What Does it Mean for People with Significant Behavioral Health Needs?
The City is taking active steps to close the jails on Rikers Island. Toward this end, government officials are working hard to implement systemic changes that will reduce the number of people entering jail and improve services for those currently incarcerated on Rikers Island. These changes are part of a multi-pronged effort to reform the City’s jail system and ultimately replace it with smaller, safer, program-rich borough-based jails. Register Now!
ALBANY — Gov. Andrew M. Cuomo announced on Wednesday that he intends to restore voting rights to felons on parole, a move that could open the ballot box to more than 35,000 people.
The mechanism through which Mr. Cuomo plans to do so is unusual: He would consider pardons for all 35,000 people currently on parole in New York, as well as any new convicted felons who enter the parole system each month.
Why Does Our Justice System Fight So Hard to Keep Innocent People Behind Bars?
Mark Godsey was a “prosecutor’s prosecutor” who didn’t think there were any innocent people in prison. Then he began supervising his law school’s Innocence Project, and realized his assumptions were all wrong. By Joshua Holland
The 8th annual Beyond the Bars Conference of the Center for Justice at Columbia University seeks to contribute to the growing movement to close jails and prisons as a part of the larger struggle to end mass incarceration. In particular, we will focus on elevating the efforts led by grassroots organizers that include formerly incarcerated and directly impacted people.
Prison and jail closings have been taking place unevenly throughout the United States over the past decade. However, campaigns like the ones in New York, Los Angeles, and Milwaukee have helped to usher in a new phase, one that highlights the role of grassroots organizing and directly impacted leadership, and that has begun to put forth a more transformative vision of how to close jails and prisons and what comes in their place. Momentum for lasting change is building. Organizers, activists and scholars have been grappling with many of the deeply seeded issues related to incarceration and criminalization. From the movement to close youth prisons entirely, to centering the fight for racial justice, to highlighting the ways that women and lgbtq community are impacted, to focusing on the elderly inside prisons with long sentences that are about punishment not safety, to interrogating the effectiveness of punishment in reducing violence, we are at a moment where we are able to make concrete advances in reducing the carceral footprint.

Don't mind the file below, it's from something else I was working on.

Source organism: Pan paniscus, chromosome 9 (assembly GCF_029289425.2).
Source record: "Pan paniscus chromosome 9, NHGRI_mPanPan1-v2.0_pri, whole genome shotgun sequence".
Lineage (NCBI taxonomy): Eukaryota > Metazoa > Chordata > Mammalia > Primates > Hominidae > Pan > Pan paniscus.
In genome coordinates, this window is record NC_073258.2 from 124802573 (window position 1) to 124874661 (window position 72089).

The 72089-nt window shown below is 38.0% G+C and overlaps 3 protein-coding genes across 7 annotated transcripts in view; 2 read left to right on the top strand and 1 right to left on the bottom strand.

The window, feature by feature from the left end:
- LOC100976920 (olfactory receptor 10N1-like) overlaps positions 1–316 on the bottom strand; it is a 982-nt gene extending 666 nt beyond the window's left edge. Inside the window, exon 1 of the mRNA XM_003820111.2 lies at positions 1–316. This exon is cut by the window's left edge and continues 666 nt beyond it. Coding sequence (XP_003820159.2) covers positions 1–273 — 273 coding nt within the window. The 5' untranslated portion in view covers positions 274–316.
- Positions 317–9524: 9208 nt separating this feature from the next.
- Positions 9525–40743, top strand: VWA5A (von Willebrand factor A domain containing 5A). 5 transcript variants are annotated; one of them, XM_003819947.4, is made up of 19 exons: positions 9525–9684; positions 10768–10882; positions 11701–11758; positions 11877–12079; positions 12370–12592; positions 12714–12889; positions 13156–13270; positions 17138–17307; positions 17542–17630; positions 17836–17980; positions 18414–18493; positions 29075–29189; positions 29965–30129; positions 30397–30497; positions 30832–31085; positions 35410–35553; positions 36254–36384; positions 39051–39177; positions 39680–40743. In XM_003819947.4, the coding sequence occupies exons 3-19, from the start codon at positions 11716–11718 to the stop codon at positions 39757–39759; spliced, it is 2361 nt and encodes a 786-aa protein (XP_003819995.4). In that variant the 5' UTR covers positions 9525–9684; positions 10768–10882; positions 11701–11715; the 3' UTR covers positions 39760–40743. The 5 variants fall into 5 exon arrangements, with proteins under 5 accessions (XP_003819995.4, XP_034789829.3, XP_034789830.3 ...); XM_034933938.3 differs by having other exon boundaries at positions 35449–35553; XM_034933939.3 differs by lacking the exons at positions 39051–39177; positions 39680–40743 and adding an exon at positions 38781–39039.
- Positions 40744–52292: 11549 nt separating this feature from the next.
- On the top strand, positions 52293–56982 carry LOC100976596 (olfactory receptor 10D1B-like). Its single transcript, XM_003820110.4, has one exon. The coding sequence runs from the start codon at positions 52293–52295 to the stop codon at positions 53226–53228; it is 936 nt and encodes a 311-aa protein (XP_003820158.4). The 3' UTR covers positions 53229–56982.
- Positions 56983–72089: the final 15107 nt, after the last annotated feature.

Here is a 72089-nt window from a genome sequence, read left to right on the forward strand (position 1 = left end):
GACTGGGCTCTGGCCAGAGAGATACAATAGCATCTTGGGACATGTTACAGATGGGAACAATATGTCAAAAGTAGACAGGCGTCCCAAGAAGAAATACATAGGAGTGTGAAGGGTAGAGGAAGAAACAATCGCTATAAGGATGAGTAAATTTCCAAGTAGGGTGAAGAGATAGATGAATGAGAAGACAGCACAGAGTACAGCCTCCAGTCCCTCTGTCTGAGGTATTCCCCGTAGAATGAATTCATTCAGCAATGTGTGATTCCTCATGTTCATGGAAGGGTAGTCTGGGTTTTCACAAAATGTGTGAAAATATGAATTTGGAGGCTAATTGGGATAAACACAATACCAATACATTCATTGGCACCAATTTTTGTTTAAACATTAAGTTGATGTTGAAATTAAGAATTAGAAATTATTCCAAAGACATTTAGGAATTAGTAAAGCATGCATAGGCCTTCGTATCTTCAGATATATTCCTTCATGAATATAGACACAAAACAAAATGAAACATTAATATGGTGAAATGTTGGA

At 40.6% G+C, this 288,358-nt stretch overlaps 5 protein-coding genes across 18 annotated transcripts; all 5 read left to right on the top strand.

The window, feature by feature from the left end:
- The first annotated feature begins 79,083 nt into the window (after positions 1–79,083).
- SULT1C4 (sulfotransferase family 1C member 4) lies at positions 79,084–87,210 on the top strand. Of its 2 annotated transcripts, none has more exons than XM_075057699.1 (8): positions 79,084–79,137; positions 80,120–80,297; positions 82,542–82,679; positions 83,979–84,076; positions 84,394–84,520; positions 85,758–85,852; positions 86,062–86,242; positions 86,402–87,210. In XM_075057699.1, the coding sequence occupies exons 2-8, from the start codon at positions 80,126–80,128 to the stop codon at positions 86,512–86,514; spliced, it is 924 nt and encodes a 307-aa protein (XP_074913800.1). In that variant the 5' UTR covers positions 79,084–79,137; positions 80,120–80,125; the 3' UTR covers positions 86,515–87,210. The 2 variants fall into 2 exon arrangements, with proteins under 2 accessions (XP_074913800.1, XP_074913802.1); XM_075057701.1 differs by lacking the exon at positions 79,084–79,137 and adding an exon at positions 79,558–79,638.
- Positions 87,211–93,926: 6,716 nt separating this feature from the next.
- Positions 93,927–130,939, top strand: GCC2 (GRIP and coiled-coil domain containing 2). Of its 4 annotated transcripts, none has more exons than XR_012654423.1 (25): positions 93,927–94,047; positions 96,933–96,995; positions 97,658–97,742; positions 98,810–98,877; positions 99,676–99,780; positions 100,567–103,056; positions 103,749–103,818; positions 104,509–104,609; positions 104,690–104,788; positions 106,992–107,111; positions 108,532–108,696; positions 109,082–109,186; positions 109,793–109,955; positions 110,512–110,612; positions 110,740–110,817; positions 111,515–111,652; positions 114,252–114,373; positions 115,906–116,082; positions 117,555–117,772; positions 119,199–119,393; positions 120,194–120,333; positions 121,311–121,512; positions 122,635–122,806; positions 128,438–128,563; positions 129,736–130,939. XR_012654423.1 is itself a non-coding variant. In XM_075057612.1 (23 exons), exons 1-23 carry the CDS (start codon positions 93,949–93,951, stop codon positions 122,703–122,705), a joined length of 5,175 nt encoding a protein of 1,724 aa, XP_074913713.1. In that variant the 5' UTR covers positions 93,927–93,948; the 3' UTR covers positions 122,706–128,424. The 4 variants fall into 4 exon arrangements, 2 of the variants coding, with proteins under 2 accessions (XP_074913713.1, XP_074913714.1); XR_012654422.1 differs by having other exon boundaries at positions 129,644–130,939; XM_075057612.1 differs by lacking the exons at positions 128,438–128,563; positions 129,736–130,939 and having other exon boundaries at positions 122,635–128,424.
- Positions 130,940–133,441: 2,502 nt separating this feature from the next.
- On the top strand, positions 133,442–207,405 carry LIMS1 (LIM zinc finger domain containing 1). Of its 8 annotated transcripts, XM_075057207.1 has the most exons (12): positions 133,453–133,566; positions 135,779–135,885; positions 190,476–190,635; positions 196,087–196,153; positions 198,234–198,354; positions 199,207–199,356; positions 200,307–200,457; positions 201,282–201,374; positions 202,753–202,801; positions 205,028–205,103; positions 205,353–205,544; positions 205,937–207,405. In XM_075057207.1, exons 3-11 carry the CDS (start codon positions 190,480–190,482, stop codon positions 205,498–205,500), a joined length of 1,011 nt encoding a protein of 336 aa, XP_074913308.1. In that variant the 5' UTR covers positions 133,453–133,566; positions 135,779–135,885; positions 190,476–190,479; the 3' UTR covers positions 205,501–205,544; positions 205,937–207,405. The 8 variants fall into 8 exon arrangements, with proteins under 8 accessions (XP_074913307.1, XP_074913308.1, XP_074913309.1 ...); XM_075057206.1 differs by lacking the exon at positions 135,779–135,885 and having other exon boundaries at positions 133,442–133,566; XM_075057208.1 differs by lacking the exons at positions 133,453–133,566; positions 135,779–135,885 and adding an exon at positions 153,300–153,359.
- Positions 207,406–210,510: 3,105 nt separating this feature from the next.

It is our hope that this conference will bolster these efforts in the following ways:
Convene and support a national network of people and organizations working to close jails and prisons across the country
Help articulate a vision and analysis for closing jails and prisons and what comes in its place
Address and examine some of the difficult issues and questions that arise in the efforts to close jails and prison
Further catalyze university involvement in the struggle to end mass incarceration
5/2014: Pre-Release and Reentry Services (PRRS), a division of Montgomery County’s Department of Correction and Rehabilitation, facilitates the transition between incarceration and release. Eligible offenders may serve the final portion of their sentence at PRRS’ residential facility: the Pre-Release Center (PRC). PRC offers controlled access to the community, holistic programming, and case management in order to improve residents’ reintegration into the community upon exiting the criminal justice system. http://www.montgomerycountymd.gov/COR/Resources/Files/PDF/PRRSRecivismAnalysisProjectFinalPaper.pdf